Monthly Archives: April 2011

Um, Yeah, Revision

That’s what I’m doing and why I’m not here (surprise). I have finished my cardigan, photos to follow once I’ve attached some buttons and found a willing volunteer to take said photos.

I’ve had a lot of thoughts about shoes, shotgun rules, music, the future of art, knitting, and food.

Not very many of them are necessarily noteworthy and I can’t remember what half of them were.

I hope you’re all well.



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“But The Polar Bears Don’t Need Teaspoons, They’ve Got Paws, Haven’t They?”

Talking in your sleep: apparently one in twenty of us do it. Among which are my sister, my father, and I. Clare has accused me of stealing her possessions, whilst I once sat up and commenced a sort of wailing, before apparently thanking my audience as they all complimented me, so presumably that wailing was actually me trying to sing in my sleep. I’ve prattled on about setting up cafes in the arctic (see title for this post) whilst quite frequently I will just say random words (‘no’ seems to feature quite a lot). Often I wake myself up by talking in my sleep. More oddly still, I think it happens far more frequently when there are other people in the room (at houseparties, or whilst camping, say, as well as if and when I have a bedfellow of any kind) than when I’m on my own – at least, I almost never wake myself up by talking when I’m alone, whereas that’s something happens not infrequently in company. But of course I’ve no real way of knowing.

Anyway, be that as it may, my ramblings are usually nothing compared with the tales my sister (or more accurately, her boyfriend) tells; and meanwhile, neither of us are a patch on this guy. This is definitely something to add to your list of sites you check daily – this man talks very nearly every night, and he’s hilarious – his wife records what he says on a voice-activated recorder and then posts his bizarre comments up on her blog each morning. Certainly brightened up my day when I discovered it, anyway.


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I’m going away for the weekend to Edinburgh, and then I’m going to Southampton. In that time I don’t expect to have my computer on or particularly accessible. So anything that goes up from now until I say so is stuff (from my Drafts, or written now whilst I’m packing) that I’ve scheduled to go up.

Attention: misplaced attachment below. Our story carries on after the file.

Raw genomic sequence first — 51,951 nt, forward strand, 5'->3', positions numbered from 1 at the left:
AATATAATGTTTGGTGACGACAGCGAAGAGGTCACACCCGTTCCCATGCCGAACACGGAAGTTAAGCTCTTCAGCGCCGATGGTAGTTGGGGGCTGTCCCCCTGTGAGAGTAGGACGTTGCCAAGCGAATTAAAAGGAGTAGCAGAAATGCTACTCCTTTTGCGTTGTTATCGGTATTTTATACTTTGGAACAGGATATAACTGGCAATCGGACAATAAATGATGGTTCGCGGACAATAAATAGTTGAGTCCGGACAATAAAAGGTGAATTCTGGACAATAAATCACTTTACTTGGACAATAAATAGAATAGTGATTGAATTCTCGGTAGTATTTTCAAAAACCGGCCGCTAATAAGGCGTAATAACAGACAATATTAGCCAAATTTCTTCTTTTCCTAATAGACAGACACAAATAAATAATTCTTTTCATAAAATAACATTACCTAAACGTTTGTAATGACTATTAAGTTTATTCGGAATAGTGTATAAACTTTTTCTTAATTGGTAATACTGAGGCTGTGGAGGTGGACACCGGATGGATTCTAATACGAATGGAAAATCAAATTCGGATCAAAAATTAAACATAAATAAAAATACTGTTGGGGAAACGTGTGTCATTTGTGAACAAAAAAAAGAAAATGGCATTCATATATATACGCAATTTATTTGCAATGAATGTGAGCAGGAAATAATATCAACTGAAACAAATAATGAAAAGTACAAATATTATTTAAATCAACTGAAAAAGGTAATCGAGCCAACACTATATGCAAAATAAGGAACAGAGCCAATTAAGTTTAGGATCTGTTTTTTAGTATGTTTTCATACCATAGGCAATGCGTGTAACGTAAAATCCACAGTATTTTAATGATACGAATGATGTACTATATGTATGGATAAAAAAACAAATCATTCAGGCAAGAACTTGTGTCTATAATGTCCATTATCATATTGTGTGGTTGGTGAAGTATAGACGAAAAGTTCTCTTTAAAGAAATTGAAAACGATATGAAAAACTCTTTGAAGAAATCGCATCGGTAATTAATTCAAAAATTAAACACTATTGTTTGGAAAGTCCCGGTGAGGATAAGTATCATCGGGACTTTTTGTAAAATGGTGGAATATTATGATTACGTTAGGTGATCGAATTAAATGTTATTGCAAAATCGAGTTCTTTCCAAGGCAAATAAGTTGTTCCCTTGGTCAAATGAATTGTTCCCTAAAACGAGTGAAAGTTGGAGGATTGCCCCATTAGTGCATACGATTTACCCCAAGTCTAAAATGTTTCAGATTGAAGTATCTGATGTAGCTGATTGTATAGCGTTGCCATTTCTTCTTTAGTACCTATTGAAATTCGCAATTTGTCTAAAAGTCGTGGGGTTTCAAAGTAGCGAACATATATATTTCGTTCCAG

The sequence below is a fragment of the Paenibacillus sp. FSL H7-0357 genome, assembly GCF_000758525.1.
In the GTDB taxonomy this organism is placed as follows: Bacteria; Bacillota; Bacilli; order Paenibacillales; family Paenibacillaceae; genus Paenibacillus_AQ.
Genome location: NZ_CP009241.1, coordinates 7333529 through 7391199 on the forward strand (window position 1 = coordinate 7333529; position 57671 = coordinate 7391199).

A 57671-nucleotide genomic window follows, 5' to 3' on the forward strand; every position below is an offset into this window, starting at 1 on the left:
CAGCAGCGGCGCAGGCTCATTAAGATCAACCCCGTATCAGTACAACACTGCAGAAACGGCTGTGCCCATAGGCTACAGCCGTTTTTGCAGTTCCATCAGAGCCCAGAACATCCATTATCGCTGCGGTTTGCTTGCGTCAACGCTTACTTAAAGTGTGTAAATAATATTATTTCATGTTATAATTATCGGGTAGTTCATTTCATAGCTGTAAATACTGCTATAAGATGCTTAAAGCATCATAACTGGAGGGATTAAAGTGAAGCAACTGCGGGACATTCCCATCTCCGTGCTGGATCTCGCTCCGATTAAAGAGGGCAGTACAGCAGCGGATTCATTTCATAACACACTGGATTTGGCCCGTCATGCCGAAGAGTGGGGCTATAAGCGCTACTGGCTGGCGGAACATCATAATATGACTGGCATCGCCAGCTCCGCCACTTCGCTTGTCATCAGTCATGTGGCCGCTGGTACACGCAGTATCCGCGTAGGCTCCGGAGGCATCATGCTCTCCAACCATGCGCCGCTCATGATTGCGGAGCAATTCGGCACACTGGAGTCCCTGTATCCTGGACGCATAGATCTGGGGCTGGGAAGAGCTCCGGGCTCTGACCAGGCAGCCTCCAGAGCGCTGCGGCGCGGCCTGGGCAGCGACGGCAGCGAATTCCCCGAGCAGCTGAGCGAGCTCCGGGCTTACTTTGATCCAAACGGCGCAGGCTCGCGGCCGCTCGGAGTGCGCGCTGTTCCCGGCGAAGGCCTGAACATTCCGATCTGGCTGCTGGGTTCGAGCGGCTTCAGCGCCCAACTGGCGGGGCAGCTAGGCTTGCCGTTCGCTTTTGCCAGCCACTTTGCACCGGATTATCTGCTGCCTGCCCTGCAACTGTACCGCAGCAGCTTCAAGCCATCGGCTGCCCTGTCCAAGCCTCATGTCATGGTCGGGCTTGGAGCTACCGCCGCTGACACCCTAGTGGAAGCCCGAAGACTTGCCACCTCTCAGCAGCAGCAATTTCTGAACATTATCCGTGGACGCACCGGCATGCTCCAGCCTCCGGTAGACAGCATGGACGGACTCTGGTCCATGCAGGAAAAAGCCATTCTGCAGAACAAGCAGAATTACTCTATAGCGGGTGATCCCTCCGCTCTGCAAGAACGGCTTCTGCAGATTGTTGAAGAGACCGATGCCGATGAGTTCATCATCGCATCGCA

But it probably doesn’t make much difference anyway because I’ve posted so rarely these last few weeks. However, over the next few days you can expect a link to something hilarious, and a few nice photos (possibly) as well as one or two rambly bits of drivel (standard). Enjoy!


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Can You Never, *Ever* Do That Again.

I hate confrontation. I’m sure most of us do. Something happens and I know it’s a situation I’ve got to confront somehow in some way and until I have I can’t think straight, can’t concentrate, struggle to do the things I’m meant to do, to react to everyone else in a normal and pleasant way,  I just worry. I’m a worrier, I can’t help it, worry to me is like guilt to your average Catholic, and water to your average fish, and perhaps worry is in some ways what drives me, what I thrive upon, sometimes. When better, more thrivier things aren’t around, that is. But sometimes it’s what carries you through, isn’t it, gives you the momentum to power through a difficult day or a knotty issue. Worry, and anger. Because it is far easier to feel angry than sad. Anger you can turn onto other people and things, sadness is just yours to carry, however you came to pick up the burden.

But the point is confrontation. I know some people avoid it altogether. I know people refuse to stand up and say, no, this is wrong, you’re hurting me, this situation isn’t fair and I want you to do something about it. Easier, perhaps, to just put up with an unfair situation and one that makes you unhappy and just keep going. But to me that’s the worst bit of confrontation – the anticipation, the fear. The worry, I suppose. And so worrying drives me to action, and when I try, I’m actually good at it, sometimes.

Just a minute ago I stood up and I said to someone I know, you really can’t treat any of us this way, your response to this situation is completely out of proportion, this isn’t fair. Not exactly in those words. But I didn’t raise my voice that much, and I didn’t lose control of what I was saying, and I didn’t cry. I just out and said what I wanted to say. And I got, I think, a fairly reasonable response. I think I was heard, message recieved and understood. And that’s at least half the battle.

And goodness, I’m glad that’s done with.


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